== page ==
In the end, however, Lilienthal and the Tsarist government that backed him had their way. An 1844 law “set up a new modern system of primary, secondary, and rabbinic schools alongside the older heder and yeshiva system.” This measure “should have guaranteed the success” of Lilienthal’s career, Ruben notes. Yet in July, 1845, about eight months after the promulgation of the new law, he suddenly left Russia. Why?
Thirty years ago, Columbia University historian Michael Stanislawski, in his Tsar Nicholas I and the Jews, surveyed the previous 140 years of efforts to answer this question—and dismissed all of them, including the most popular explanation, which was that Lilienthal was “disillusioned with the government.” In rejecting this theory, Stanislawski noted that before Lilienthal’s departure from Russia he “never expressed anything other than complete and absolute confidence in the aims and policies of the government.” He did indeed vituperate against the Russian regime in later years; but even then, he never explicitly connected his abandonment of his educational mission to a contemporaneous recognition of the government’s evils.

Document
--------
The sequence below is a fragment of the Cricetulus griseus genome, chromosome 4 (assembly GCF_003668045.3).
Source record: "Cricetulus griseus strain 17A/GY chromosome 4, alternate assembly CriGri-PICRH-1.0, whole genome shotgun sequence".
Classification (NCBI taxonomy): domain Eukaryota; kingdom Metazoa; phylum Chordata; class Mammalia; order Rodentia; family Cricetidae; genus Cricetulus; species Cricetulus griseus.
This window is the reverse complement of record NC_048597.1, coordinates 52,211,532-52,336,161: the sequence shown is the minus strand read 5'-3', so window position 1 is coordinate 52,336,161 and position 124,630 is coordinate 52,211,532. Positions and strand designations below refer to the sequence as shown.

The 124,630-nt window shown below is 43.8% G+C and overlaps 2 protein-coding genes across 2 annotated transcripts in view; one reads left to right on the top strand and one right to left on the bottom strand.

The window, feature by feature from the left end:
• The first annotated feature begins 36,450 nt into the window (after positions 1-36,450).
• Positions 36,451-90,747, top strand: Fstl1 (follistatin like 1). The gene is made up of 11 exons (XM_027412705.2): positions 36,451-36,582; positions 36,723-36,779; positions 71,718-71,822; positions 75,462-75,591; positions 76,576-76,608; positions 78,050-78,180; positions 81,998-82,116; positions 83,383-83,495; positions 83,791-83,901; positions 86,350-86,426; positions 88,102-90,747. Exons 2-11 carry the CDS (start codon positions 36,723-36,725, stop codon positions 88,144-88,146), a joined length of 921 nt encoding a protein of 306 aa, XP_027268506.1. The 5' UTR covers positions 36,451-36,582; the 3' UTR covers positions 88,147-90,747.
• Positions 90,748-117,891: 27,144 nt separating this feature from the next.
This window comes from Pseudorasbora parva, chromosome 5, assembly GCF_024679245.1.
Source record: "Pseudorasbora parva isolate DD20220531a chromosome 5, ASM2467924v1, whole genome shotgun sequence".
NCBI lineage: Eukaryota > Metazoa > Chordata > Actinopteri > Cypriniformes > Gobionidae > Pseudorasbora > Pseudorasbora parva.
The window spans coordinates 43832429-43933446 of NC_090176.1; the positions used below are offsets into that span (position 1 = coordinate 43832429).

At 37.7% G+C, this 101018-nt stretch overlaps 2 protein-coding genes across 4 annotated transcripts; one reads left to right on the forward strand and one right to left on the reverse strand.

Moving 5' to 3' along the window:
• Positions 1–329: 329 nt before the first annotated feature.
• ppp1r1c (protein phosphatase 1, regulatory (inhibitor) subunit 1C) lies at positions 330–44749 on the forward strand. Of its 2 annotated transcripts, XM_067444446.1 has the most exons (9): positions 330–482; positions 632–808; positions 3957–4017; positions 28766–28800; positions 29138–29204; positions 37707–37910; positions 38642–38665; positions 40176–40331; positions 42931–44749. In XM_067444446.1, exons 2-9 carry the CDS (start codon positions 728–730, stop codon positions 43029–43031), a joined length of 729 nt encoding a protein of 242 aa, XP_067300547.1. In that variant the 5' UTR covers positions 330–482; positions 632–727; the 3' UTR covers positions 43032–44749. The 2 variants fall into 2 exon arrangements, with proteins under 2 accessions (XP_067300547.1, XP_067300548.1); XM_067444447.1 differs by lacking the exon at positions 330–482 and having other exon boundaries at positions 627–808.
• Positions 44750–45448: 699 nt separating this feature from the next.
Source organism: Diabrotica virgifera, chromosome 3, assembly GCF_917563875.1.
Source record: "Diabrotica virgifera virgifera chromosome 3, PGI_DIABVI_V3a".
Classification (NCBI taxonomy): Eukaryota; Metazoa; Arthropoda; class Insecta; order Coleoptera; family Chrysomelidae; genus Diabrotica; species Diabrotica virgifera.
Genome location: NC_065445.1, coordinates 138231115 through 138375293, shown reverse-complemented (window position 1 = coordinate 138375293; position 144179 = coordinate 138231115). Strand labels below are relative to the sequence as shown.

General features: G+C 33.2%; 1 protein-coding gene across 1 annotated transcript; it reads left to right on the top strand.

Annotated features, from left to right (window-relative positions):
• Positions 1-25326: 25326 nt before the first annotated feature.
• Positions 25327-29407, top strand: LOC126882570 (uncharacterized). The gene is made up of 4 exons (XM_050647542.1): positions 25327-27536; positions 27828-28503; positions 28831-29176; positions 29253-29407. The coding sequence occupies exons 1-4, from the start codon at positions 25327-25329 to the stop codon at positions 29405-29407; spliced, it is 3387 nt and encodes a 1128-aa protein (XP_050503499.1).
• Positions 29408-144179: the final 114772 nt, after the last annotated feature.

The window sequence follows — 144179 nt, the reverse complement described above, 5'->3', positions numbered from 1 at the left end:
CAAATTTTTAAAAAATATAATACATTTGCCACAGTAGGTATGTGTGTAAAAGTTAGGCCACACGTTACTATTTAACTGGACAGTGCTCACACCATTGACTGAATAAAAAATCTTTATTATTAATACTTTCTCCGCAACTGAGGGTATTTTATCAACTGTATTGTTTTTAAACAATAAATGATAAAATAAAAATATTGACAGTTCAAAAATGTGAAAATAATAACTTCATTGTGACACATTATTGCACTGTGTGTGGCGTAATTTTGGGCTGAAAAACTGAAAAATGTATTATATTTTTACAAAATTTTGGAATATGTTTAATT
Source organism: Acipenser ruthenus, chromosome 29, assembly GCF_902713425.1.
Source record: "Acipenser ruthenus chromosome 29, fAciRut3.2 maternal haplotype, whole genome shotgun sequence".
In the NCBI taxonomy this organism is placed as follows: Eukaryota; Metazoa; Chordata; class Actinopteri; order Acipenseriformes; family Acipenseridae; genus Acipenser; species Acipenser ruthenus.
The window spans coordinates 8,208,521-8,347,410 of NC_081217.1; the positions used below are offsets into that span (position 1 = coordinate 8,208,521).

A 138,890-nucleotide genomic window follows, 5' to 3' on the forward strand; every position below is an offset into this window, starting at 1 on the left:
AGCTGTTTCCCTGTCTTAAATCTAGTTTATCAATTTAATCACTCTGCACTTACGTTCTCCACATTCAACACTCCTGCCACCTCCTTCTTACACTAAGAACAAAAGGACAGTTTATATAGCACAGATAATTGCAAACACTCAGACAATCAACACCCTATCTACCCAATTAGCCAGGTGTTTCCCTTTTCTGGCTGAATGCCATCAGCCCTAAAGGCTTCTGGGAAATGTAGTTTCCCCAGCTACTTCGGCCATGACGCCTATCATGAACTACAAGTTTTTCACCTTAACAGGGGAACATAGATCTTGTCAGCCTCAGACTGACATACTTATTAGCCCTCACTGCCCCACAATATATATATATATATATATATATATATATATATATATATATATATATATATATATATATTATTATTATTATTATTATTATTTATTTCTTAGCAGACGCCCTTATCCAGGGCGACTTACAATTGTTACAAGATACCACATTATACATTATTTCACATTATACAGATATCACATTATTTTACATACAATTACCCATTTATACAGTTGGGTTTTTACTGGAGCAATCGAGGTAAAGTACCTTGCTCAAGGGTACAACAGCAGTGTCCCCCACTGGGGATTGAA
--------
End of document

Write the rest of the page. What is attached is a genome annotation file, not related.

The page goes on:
And what was Stanislawski’s own explanation for Lilienthal’s departure? In all the time he was in Russia, Lilienthal never got a raise. His salary was a respectable one, but it was only equivalent to that of a skilled worker in St. Petersburg; and on that kind of money he could not support his never-forgotten fiancée, Miss Pepi Nettre. So, he took advantage of his first vacation in six years, went back to Munich, and married her on August 27, 1845. By November of that year, the newlyweds were busy settling into their new home—in New York City.